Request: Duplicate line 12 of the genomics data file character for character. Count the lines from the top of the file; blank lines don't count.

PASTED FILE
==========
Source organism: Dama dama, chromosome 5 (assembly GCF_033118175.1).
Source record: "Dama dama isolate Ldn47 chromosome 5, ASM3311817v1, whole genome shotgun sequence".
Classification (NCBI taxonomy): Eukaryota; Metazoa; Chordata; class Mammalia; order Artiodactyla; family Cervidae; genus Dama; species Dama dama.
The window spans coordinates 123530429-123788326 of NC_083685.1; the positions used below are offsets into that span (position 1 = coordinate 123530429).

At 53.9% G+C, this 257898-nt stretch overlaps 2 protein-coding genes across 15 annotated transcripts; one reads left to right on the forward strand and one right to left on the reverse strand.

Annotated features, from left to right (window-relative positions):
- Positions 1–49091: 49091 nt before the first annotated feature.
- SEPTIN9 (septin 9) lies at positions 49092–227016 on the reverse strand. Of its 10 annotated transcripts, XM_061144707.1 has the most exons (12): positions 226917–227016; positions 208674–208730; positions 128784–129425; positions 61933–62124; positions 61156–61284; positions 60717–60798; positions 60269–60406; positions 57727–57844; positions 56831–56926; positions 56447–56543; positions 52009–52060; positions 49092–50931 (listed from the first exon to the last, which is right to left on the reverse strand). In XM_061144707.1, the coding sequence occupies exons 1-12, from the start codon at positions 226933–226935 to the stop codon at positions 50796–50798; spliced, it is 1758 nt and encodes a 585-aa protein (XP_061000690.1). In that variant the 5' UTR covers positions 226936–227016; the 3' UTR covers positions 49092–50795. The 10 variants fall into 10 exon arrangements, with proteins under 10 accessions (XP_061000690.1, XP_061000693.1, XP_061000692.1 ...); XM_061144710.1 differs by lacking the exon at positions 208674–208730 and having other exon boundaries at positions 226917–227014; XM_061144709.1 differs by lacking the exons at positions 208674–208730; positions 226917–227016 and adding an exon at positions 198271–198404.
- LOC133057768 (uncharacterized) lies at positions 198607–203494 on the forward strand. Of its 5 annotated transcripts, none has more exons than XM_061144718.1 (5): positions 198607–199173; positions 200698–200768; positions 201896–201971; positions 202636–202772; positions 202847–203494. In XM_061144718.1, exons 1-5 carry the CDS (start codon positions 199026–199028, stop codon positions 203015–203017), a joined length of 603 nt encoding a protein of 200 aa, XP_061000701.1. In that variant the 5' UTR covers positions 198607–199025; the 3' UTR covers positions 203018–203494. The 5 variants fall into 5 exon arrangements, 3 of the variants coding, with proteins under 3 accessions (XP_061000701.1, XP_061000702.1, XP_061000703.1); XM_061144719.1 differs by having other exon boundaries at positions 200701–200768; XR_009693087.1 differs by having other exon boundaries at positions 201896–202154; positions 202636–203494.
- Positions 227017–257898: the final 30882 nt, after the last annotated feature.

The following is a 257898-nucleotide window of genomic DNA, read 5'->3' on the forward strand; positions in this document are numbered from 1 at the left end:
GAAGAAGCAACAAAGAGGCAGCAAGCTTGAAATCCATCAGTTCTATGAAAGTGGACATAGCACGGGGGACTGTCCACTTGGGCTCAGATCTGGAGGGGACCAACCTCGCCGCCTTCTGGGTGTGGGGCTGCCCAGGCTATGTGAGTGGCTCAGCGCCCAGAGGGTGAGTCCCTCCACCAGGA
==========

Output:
GAAGAAGCAACAAAGAGGCAGCAAGCTTGAAATCCATCAGTTCTATGAAAGTGGACATAGCACGGGGGACTGTCCACTTGGGCTCAGATCTGGAGGGGACCAACCTCGCCGCCTTCTGGGTGTGGGGCTGCCCAGGCTATGTGAGTGGCTCAGCGCCCAGAGGGTGAGTCCCTCCACCAGGA